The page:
Regardless of all the unknowns associated with war there is one absolute certainty, profound human suffering.
As is oft the case, conflict-at-a-remove, produces endless, expert speculation and prognostication on the current and future pattern of the war and its geopolitical and economic ramifications. So, rather than add to that speculative melee, with our take on the investment implications of the conflict, we would prefer to reflect on how the current Russian invasion of Ukraine has highlighted how fragile the interpretation of information can be.
To walk into a Café-Tabac not far from Paris on the second day of the war and overhear the customers’ discourse over coffee, on the comparative, potential impact of a contemporary Russian thermonuclear weapon vs the impact of the atomic bomb dropped on Hiroshima, is an anecdotal representation of a seismic and instantaneous attitudinal shift. Suddenly in the heart of Western Europe there had been a reversion to a vestige of the Cold War, a tangible, societal consciousness of nuclear war. Something had been turned back on as though someone had flicked a switch.
The implicit threat by Russia that escalation of the Ukrainian conflict equated with nuclear escalation, was quickly followed by Chancellor Olaf Scholz redefining German defense policy and promising to raise military spending beyond 2% for 2022, a level not seen since the collapse of the Soviet Union.
Information can be considered in different ways. It can, for example, be considered to be formed of interconnected layers based on certain chosen criteria. The intra-layer connections reflecting a stronger link than the inter-layer ones. In a simple version of this approach this can be thought of as an artist’s canvas, with each successive layer composing the picture. The invasion of Ukraine from an information perspective is akin to potentially being left without a canvas or perhaps realizing that the canvas one has is very different than the canvas one thought one had. Therefore, the validity of all the informational layers and accompanying understandings placed on it come under question.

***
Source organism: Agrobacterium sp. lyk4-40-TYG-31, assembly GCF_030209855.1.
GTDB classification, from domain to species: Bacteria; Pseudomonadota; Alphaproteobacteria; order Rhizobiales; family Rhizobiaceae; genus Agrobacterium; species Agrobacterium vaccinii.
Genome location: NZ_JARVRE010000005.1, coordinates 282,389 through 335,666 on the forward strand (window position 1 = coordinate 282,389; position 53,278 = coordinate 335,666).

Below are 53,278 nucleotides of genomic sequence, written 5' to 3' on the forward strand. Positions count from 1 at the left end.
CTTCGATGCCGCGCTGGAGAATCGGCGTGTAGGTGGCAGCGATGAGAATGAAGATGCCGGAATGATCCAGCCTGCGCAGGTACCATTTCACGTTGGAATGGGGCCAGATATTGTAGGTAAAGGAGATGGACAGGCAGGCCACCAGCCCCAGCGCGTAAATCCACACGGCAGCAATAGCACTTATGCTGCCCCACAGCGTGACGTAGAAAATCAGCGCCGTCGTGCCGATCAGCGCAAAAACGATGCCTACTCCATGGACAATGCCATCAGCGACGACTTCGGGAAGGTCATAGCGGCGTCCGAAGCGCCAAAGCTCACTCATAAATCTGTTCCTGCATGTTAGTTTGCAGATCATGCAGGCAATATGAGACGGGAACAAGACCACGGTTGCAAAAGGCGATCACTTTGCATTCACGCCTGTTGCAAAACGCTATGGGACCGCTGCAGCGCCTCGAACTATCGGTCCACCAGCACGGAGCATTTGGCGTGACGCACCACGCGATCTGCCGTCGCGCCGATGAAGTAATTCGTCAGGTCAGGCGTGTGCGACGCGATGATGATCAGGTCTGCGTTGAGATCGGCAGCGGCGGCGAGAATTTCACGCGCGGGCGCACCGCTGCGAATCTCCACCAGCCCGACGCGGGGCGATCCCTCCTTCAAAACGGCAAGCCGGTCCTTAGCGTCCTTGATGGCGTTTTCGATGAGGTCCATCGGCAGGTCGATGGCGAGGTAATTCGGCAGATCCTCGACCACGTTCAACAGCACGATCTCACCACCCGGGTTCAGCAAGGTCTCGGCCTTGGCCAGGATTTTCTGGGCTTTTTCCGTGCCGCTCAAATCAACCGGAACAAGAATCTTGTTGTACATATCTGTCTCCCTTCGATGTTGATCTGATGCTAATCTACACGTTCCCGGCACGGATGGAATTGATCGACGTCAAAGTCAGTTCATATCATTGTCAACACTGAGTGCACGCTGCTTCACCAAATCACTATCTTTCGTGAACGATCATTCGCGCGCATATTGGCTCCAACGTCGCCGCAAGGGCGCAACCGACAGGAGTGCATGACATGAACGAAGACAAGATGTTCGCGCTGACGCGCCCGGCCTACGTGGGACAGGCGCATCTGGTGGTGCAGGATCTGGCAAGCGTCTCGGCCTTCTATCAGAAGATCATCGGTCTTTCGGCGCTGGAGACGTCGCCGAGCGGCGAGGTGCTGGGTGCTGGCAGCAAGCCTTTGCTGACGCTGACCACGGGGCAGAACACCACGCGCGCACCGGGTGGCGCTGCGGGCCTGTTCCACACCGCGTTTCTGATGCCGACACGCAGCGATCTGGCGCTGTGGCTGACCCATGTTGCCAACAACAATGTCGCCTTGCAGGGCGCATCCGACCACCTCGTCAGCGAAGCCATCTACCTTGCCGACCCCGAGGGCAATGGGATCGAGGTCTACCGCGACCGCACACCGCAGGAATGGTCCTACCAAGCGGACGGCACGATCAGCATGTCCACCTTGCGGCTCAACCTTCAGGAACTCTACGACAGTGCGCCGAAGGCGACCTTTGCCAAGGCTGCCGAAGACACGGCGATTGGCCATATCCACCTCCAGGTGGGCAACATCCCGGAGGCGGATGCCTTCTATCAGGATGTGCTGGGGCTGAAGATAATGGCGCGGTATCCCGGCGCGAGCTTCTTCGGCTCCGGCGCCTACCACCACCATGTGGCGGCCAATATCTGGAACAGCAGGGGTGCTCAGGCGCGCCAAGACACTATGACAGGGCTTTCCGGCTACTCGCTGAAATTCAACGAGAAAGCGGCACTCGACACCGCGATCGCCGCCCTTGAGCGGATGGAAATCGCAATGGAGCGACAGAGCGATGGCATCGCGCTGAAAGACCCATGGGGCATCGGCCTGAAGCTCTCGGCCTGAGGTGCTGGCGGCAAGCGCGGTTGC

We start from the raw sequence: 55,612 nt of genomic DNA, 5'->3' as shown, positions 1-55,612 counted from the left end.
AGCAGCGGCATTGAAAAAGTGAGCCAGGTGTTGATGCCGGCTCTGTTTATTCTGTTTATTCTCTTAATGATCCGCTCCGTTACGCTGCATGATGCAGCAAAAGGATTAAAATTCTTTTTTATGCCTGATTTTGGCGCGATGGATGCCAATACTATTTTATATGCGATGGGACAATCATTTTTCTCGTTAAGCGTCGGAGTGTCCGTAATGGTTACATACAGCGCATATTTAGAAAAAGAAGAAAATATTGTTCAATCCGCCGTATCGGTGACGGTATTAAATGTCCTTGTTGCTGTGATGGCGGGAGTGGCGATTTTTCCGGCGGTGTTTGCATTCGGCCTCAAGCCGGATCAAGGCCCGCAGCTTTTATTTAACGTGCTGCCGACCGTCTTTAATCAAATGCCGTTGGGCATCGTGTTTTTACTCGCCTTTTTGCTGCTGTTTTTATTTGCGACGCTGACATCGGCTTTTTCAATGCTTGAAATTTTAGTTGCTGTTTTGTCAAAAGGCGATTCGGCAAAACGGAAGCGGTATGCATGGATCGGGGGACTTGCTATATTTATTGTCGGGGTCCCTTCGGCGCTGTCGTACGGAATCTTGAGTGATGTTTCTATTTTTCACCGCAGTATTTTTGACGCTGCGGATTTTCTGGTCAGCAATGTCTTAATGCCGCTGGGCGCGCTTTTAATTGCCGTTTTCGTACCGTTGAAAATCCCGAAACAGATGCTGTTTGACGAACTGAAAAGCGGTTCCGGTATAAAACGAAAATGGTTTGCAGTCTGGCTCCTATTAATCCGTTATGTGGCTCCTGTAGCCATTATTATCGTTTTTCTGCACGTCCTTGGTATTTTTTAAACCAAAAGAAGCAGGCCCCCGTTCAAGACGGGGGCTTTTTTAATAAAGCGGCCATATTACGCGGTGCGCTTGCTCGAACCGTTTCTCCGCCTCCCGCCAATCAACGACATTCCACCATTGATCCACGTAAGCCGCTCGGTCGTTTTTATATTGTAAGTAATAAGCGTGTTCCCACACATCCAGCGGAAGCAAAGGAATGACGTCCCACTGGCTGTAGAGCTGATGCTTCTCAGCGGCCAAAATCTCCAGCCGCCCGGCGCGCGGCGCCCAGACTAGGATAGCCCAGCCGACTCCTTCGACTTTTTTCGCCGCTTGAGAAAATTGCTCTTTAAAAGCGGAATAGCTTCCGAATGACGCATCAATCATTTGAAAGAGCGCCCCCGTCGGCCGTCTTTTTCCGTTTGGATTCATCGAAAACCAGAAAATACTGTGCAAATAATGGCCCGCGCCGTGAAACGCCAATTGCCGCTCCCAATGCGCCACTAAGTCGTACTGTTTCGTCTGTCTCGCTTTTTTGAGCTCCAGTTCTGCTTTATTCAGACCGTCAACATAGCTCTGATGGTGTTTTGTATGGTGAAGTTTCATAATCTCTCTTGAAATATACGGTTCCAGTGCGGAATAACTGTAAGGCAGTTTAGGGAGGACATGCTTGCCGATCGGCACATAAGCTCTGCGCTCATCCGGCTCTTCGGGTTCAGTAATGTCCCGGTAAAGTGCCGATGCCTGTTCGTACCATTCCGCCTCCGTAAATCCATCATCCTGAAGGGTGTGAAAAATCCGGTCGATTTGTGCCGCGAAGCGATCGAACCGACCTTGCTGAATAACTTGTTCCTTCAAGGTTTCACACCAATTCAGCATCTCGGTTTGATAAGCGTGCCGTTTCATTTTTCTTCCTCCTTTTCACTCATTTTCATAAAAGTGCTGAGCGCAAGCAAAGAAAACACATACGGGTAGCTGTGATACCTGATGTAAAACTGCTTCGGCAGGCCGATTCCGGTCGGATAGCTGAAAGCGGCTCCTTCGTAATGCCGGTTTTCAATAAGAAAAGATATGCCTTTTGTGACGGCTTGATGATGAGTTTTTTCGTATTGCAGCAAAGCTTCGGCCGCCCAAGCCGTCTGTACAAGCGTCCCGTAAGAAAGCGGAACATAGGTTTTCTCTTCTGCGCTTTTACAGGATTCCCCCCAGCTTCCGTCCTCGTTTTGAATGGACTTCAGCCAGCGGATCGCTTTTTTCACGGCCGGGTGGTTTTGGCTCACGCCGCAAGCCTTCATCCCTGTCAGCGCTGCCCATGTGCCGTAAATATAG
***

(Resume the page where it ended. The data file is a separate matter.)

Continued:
Investment decisions have, over the past 30 years, grown to be based on a premise of an ‘information-canvas’ of an interconnected globalized economy, with the national entities placed along a spectrum of development. This is different from the Cold War era hegemonic world split into three.
Through its actions in Ukraine, Russia has shown its disregard for adherence to the rules of the globalized economy. The unprecedented sanctions in retaliation, are just that, unprecedented. They are not simply a response to the threat posed to Ukraine but to the entire post-Cold War order. If these sanctions fail to alter the path of Russian aggression, that is, if Russia can ignore, absorb, circumvent, or endure the economic consequences exacted on it. Then in addition to fulfilling its military objectives in Ukraine, Russia will have undermined the post-Cold War geopolitical and economic order and set the wheels of history turning once more, the very history that some thought ended with the fall of the Iron Curtain. ■
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